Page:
On the eve of the King’s visit, the Edinburgh Observer ran this editorial:
We are all Jacobites now, thorough-bred Jacobites, in acknowledging George IV. . . . Our king is the heir of the Chevalier, in whose service the Scotch suffered so much, shone so much, and we will find many a Flora MacDonald amongst the “Sisters of the Silver Cross,” and many a faithful Highlander attending his Throne. . . .
The city was in a frenzy. It had filled up with visitors from across Scotland, who watched General Stewart and the Celtic Society’s tartaned contingents drilling on the meadow between Queen Street and Heriot Row. Lords, lairds, archers, soldiers, and militiamen gathered in the streets, with pipes blaring and flags and banners waving in the summer sun—and at night, in the soft glow of Edinburgh’s new gas streetlighting.
On Wednesday, August 14, the royal yacht was spotted in the Firth of Forth. The cannon on Castle Hill signaled the news, as the crowd gathered to join the march down from Edinburgh to Leith to greet the King. Scott rowed out to meet his monarch on board. “Sir Walter Scott!” the King exclaimed, “The man in Scotland I most want to see! Let him come up!” With a grin, George IV toasted his loyal servant with a tumbler of genuine Highland whisky. Scott put the glass in his pocket as a souvenir (later, in his excitement, he sat on it and crushed it).
The next day the visit proper began. By one estimate, 300,000 people, or more than one-seventh of Scotland’s population, greeted the King as he came ashore with cheers and more cannon salutes, and as the cavalcade made its way up Leith Walk to Edinburgh’s High Street. Walter Scott led the way in an open carriage to rapturous applause; then came the trumpeters, yeoman cavalry, grenadiers, dragoons, soldiers from various Highland regiments and the Scots Greys, heralds, grooms, archers: then the Knight Marischal, the Barons of Exchequer, and the Lords of Justiciary and Sessions in their scarlet robes, the White Rod, Lord Lyon Depute, the Lord High Constable—and then the King.
Fat, scarlet-faced, breathing heavily and barely able to walk, this latter-day Bonnie Prince Charlie slowly made his way up High Street to the Toll Gate, where the Lord Provost presented him with the keys to the city, and then took him across to St. Andrews Square and crowd-lined Princes Street. Turning around, the King was astonished to see more thousands of people standing in rows on Castle Hill, a living mountain of humanity watching and waving. When he waved back, the city resounded with a tremendous cheer.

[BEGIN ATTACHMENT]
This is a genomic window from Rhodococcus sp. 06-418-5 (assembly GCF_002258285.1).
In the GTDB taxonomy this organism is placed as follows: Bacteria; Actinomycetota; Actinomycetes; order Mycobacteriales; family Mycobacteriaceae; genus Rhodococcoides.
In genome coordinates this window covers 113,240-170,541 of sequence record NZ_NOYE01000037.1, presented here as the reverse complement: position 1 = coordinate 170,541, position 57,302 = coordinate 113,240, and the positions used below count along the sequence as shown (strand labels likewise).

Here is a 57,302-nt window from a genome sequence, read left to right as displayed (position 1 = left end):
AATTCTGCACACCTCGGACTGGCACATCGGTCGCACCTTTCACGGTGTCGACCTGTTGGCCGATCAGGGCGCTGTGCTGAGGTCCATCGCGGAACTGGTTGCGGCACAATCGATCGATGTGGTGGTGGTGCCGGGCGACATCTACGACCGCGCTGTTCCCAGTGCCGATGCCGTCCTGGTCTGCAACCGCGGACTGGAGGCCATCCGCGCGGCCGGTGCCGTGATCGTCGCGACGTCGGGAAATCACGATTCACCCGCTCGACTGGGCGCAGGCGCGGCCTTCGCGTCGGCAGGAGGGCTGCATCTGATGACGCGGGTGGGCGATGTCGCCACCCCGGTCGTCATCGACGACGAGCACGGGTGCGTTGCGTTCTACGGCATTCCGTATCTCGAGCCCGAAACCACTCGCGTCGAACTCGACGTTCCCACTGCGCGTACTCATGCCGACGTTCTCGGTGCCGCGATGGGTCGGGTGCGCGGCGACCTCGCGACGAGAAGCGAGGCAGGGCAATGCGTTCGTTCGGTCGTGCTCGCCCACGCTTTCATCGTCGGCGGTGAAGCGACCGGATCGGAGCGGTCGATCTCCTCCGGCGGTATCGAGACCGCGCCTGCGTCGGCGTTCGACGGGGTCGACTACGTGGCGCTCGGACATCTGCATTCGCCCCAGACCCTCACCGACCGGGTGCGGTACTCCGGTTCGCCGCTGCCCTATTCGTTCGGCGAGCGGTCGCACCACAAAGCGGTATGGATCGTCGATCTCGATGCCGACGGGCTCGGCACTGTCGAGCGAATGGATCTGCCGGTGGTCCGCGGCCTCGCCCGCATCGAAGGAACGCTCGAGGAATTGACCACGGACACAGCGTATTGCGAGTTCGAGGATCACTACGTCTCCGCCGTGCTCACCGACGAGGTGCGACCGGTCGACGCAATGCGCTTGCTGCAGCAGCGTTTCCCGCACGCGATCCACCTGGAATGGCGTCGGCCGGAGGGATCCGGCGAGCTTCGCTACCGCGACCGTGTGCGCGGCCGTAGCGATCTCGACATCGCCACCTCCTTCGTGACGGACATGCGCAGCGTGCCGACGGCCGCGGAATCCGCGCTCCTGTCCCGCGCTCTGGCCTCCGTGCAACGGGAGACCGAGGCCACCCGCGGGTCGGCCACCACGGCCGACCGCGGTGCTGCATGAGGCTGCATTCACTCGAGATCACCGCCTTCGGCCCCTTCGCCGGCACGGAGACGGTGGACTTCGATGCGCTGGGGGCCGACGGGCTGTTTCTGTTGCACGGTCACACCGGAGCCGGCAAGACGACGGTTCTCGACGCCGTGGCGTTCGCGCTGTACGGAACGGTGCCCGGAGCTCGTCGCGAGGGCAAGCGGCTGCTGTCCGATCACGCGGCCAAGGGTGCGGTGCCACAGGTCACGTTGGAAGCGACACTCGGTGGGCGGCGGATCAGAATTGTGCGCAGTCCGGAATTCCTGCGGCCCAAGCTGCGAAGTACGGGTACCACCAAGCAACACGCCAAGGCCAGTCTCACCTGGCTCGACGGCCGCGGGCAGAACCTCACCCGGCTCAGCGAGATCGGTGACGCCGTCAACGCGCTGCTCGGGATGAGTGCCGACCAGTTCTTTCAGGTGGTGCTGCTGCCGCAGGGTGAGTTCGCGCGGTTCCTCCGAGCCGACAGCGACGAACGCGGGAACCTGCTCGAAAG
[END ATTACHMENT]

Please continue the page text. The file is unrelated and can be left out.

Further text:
On Saturday came the King’s reception under the gleaming chandeliers at Holyrood House. David Stewart of Garth came to the King’s chamber to examine the “authentic” Highland costume he would wear for the evening. It was the full treatment: pleated tartan kilt with the pattern of the house of Stuart, trews or plaid tights, sporran bag in front, and feathered bonnet. Stewart looked at George IV’s bloated red face, his enormous belly hanging over his kilt, and tights stretched skin-tight around his bulging, flabby thighs. Discretion dictated his next words. “Ye make a varry pretty figure,” he told his monarch, and sent him out to greet his rapturous guests.
It was a strange moment. This peculiar form of Scottish clothing, which had only recently been dismissed as barbaric frummery, and had even been outlawed, was now proper dress for royalty. The overweight heir of the house of Hanover, the great-nephew of the Duke of Cumberland who had fought and slaughtered kilted clansmen for control of the destiny of Scotland and Great Britain, was now wearing the same tartan pattern as the mortal enemies of his ancestral house. Later that week, at the banquet sponsored by the Edinburgh Town Council which lasted six and a half hours, tartan kilts again turned up in profusion, on people who only twenty years earlier would not have been caught dead in them.
This shift of cultural mood was all due to Sir Walter Scott. He was not the first to rescue Highland culture from the rubbish-heap of history. But he was the first to make it high-minded and respectable, with an appealing romantic panache, which has made it an indelible part of the historical imagination ever since. It was part of his larger plan for the royal visit: a reconciliation of ancient enemies, Hanover with Stuart, England with Scotland, and the past with the present.
Most historians and writers poke fun at the royal visit, and for good reason. It is tempting to yield to outrage at its falsification of Scottish history, and its hypocrisy in claiming to exalt Highland culture even while that culture and its people were being eradicated, thanks to the Clearances. Even people at the time recognized the royal visit’s exaggerated ridiculousness. Scott’s son-in-law John Lockhart dubbed it “a collective hallucination.” It was also a largely Tory celebration. The Whigs at the Edinburgh Review had their attention firmly fixed on parliamentary reform. Henry Cockburn does not even mention it in his autobiography.